CARDINAL DOLAN EXTOLS REV. DR. MARTIN LUTHER KING’S LEGACY
The inspiring legacy of Reverend Dr. Martin Luther King, Jr. was recalled by Timothy Cardinal Dolan, Archbishop of New York, during his radio program, Conversation with Cardinal Dolan, in commemoration of the 50th Anniversary of the March on Washington and Rev. Dr. King’s historic “I Have A Dream” speech.
During his radio program, heard on The Catholic Channel of Sirius XM, the Cardinal discussed the role that faith played in the life of Rev. Dr. King, and said, “Where would we be without his enlightened leadership? But once again, would you find that today those who would extol, rightly, the Reverend Martin Luther King’s leadership would also very often might not be on our side with religious values being in the public square? In other words, today it is kind of a secularist mindset that religion, morality, the Bible, teachings that we have from our religion, our churches, those are best kept private. And I’m thinking to myself, ‘Wow, I’m sure glad Martin Luther King didn’t believe that.’ I’m sure glad that the Reverend Dr. Martin Luther King did not believe that what he prayed on Sunday morning was not to be implemented on Monday morning. For him, politics was shot through with religious values and for him there was no apologizing for the fact that the Bible, that Jesus, that the Old Testament prophets, they were definitive in culture, in life, in our nation....So, I’m proud of him as a religious leader, as a clergyman, as a minister, as a preacher, that he’s the one that led us in this great act of freedom and emancipation”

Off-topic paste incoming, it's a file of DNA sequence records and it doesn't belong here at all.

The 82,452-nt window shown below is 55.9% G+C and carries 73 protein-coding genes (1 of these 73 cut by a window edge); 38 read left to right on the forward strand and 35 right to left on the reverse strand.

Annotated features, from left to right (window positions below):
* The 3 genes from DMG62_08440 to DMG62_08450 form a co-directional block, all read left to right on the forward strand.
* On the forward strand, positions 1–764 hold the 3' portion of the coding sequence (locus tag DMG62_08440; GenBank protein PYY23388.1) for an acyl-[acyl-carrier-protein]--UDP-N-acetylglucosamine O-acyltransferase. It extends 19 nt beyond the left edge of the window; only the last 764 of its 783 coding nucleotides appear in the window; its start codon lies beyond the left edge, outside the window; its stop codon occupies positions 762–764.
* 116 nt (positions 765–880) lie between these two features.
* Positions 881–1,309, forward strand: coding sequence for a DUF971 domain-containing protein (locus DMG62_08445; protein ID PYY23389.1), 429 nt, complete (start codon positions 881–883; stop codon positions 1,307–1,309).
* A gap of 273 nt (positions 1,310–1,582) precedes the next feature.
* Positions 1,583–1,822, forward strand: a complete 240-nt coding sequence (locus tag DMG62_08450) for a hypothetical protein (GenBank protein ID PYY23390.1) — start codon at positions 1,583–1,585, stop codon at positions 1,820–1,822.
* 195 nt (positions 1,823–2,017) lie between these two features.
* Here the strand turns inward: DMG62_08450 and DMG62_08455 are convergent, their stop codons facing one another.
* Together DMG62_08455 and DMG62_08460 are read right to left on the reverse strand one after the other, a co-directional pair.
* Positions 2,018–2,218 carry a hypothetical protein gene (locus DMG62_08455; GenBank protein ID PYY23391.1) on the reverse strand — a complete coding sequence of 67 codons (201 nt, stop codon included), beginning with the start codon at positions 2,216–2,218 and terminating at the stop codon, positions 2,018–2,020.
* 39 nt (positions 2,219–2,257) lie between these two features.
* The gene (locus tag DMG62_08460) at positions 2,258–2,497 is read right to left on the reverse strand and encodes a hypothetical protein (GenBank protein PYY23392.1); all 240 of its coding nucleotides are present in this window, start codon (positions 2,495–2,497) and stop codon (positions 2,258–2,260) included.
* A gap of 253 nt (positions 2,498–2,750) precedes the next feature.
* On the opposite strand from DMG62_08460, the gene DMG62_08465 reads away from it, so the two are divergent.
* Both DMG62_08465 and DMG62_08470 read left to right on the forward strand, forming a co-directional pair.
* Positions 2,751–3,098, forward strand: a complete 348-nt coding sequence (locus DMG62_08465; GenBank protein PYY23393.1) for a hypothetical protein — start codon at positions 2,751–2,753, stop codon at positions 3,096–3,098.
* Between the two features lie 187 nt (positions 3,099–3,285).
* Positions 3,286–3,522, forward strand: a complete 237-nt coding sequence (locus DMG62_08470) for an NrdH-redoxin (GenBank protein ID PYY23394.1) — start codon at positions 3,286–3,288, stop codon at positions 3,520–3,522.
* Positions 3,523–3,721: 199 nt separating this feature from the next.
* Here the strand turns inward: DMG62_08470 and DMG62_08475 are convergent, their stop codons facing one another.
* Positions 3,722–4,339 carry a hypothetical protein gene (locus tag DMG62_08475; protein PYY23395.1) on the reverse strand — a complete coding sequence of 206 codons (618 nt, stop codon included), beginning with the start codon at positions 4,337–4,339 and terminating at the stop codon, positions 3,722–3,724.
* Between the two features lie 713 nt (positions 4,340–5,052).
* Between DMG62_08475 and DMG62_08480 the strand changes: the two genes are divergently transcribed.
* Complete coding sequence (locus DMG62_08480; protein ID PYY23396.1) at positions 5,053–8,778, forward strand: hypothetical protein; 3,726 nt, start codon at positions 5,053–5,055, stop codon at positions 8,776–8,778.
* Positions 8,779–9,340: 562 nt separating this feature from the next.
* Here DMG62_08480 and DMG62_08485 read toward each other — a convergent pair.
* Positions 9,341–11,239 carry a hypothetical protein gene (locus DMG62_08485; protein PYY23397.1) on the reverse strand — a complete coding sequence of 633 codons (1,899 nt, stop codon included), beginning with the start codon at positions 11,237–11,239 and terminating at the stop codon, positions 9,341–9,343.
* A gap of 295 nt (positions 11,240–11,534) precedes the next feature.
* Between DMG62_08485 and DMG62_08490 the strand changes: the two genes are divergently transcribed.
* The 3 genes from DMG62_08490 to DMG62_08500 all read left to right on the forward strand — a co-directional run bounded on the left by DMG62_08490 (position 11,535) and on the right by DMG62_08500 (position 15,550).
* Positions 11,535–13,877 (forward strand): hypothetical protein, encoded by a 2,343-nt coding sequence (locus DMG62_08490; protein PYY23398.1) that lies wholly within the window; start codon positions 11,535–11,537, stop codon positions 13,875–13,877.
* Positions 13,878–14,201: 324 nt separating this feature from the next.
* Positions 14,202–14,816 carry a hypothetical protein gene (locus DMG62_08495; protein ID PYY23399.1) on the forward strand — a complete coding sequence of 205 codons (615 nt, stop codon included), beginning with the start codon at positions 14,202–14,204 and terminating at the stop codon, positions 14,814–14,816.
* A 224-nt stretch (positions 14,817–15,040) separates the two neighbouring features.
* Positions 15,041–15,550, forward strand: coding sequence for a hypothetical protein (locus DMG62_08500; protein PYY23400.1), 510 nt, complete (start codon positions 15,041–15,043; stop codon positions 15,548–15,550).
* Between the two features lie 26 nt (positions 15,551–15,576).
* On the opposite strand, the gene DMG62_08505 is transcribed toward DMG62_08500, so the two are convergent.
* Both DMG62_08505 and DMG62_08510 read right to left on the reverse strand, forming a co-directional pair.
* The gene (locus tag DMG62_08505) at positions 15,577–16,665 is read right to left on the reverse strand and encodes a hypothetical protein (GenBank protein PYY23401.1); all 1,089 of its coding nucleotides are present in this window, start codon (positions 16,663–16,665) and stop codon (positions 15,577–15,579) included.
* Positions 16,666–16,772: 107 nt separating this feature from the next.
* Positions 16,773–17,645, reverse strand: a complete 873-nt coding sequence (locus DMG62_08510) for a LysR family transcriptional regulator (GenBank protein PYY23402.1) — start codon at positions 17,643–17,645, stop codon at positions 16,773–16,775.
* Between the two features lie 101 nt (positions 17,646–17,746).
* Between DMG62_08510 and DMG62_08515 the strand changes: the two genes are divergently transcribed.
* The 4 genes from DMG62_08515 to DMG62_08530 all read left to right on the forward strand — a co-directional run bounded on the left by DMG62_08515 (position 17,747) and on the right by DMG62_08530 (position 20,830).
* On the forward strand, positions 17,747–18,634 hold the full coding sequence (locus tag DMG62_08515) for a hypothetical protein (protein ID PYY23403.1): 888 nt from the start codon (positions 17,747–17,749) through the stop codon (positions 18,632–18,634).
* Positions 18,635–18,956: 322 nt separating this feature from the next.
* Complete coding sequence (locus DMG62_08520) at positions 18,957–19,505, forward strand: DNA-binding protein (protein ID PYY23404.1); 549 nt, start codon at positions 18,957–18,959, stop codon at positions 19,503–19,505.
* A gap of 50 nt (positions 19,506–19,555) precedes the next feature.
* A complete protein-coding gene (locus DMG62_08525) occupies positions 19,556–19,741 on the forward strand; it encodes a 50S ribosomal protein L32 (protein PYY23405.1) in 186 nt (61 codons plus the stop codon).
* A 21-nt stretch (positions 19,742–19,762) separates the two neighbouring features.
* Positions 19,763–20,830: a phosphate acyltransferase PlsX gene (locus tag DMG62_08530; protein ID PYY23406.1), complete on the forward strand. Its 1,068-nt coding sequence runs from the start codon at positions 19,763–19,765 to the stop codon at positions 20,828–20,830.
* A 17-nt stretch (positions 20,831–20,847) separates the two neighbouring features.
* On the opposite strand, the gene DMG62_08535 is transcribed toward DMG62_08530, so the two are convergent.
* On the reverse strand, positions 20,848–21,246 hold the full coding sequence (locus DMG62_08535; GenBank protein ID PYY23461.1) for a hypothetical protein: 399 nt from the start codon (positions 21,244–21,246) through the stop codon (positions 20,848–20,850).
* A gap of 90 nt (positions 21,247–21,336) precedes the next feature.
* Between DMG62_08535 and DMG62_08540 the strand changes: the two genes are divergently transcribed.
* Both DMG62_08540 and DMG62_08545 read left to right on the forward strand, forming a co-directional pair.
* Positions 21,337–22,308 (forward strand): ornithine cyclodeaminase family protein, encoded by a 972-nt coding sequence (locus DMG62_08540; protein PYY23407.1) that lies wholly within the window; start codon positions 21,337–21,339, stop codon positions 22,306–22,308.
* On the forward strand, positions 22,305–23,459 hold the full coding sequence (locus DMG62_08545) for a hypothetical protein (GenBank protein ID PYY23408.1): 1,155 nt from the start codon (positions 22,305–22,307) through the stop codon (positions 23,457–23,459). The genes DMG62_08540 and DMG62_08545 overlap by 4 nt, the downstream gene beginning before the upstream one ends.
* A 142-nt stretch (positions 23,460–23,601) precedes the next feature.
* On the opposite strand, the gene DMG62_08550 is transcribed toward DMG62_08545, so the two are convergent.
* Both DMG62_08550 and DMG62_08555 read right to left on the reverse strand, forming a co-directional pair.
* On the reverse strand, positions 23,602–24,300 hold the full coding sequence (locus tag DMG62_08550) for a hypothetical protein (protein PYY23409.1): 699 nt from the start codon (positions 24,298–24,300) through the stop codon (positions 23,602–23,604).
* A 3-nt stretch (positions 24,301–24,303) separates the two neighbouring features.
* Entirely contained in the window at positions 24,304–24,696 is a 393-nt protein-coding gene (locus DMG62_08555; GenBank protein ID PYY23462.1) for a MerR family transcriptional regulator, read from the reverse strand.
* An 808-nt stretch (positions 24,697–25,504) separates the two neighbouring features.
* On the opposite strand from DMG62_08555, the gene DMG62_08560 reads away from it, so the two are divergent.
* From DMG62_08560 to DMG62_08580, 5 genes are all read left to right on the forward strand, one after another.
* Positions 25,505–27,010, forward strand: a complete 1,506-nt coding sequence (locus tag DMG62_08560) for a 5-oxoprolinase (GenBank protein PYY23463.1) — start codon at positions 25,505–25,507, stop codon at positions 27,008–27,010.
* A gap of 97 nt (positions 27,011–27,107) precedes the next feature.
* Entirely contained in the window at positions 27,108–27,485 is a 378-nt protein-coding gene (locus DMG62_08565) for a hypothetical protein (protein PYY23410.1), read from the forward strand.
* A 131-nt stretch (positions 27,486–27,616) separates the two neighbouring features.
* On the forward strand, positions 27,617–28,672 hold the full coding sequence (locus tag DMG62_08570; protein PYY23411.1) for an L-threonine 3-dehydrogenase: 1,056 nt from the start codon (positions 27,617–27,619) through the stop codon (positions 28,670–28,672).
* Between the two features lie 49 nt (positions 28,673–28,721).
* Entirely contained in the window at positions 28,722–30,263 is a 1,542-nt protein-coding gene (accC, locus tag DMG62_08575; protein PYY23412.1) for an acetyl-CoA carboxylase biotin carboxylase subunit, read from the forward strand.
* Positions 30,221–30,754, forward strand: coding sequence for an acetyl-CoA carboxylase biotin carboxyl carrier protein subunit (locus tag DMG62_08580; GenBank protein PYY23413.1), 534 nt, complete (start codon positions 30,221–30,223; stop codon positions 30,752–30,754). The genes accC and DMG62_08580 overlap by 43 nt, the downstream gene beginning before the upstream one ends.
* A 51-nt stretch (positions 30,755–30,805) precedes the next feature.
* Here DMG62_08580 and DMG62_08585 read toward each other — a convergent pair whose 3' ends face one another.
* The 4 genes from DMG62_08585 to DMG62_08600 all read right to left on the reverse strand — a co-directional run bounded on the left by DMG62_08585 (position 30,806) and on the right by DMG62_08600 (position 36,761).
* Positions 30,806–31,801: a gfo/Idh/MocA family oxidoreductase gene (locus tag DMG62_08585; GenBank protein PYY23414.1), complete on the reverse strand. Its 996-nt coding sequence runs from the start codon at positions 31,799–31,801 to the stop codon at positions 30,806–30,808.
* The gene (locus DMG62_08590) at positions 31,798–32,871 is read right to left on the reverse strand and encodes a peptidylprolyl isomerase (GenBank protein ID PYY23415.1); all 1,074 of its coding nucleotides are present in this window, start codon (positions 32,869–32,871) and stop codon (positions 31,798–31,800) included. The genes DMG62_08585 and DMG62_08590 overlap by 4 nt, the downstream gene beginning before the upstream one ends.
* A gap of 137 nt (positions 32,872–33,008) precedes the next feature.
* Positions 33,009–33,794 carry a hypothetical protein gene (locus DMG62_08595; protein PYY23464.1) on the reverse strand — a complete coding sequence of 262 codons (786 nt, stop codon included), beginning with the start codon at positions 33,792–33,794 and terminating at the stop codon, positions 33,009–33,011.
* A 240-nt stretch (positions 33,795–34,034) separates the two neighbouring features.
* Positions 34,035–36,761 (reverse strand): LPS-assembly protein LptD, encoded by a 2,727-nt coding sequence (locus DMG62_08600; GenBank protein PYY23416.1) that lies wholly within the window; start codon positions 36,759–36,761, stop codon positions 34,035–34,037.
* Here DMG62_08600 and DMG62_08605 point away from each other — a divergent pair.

Cardinal Dolan also participated in NBC-TV’s #DreamDay, recording a video in which he said, “I have a dream that, like the Reverend Dr. Martin Luther King, all of us will consider religion as a tremendous source of bringing people together. As the Church, our faith, religion, morality, it brings people together, it calls out what’s best in us. That never ever would religion, would the church, would morality be used as an occasion to oppress people, but it would always be the cause of justice, it would always be the engine that drives what is most noble and uplifting in the human person.”